Re: Soviet Aircraft

From:         rdd@cactus.org (Robert Dorsett)
Organization: Capital Area Central Texas UNIX Society, Austin, Tx
Date:         14 Apr 93 00:55:54 PDT
References:   1 2
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In article <airliners.1993.339@ohareChicago.COM> Michael Weiss writes:
>
>I can't see too many pros, aside from the one that led designers to put the
>engines on the tail in the first place, namely noise.  

While noise is *a* consideration, placing the engines in the tail area
also simplifies airflow in and around the wings and the airplane aft of the
wing; provides near-centerline thrust, which makes engine-out procedures 
simpler; permits a lower ground clearance, which can lead to savings in
gear design and lessens the possibility of foreign object damage; and offers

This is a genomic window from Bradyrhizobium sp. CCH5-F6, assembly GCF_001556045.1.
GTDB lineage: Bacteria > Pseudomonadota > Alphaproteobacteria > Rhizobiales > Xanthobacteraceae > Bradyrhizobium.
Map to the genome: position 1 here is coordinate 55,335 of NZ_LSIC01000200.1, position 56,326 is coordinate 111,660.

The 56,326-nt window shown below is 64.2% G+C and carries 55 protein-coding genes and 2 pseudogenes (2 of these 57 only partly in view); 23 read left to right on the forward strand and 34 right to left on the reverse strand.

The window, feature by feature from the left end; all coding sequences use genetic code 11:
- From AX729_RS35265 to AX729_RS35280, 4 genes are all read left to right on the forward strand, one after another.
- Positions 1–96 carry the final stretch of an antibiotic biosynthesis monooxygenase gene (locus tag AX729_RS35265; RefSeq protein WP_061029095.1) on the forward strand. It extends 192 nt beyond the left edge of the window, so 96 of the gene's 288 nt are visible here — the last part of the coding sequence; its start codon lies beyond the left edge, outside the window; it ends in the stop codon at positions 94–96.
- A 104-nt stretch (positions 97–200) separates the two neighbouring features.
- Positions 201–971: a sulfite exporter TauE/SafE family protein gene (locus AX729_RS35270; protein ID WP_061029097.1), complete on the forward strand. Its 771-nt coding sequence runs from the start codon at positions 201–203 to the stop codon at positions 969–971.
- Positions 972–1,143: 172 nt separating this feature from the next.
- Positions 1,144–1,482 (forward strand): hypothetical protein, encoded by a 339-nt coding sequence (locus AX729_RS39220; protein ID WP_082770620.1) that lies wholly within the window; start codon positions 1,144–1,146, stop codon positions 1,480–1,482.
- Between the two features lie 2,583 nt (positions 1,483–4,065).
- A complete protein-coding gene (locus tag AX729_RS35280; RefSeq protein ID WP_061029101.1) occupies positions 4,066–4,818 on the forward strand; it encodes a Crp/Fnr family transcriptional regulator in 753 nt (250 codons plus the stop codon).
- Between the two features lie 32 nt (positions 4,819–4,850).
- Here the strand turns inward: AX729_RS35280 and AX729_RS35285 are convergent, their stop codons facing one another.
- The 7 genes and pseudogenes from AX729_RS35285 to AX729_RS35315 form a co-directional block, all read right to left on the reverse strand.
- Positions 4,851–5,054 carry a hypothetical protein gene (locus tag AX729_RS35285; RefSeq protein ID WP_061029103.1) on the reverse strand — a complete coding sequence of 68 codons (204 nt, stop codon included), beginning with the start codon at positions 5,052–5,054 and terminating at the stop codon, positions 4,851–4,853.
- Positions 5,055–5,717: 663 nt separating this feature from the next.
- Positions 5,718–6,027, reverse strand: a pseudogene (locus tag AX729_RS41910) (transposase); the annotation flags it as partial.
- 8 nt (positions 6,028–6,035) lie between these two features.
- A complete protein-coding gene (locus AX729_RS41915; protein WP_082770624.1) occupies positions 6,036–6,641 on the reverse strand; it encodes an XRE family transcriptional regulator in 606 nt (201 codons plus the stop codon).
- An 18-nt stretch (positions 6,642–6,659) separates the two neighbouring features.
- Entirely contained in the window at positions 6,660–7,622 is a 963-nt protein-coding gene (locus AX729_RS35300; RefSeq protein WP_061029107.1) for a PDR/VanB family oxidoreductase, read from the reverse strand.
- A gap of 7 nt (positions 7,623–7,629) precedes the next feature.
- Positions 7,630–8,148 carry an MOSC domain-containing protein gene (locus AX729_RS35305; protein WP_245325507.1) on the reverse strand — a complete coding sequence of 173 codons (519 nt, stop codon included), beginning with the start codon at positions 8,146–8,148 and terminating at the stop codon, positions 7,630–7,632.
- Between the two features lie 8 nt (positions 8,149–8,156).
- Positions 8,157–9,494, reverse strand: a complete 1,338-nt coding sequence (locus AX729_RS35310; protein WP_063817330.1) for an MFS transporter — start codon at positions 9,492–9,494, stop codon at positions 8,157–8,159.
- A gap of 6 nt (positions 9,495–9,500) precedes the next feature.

the possibility of larger nacelle/engine combinations to be used on a base
design.  

I would suspect that cabin noise is more a secondary byproduct than a primary 
consideration, and, more importantly, I would also suspect that the external 
noise cone would be more bothersome with a higher-mounted engine than with a 
low-mounted engine.  In the current political climate, the comfort of 
the neighborhoods surrounding airports are probably rated higher than the 
comfort of the passengers, when making such decisions.

As a personal note, as a passenger, I find the "average" noise of wing-
mounted engines to be much less irritating than the roar one gets sitting at
the back of a DC-9 or, to a lesser degree, a 727.  But it's all music to
my ears. :-)


 


---
Robert Dorsett
rdd@cactus.org
...cs.utexas.edu!cactus.org!rdd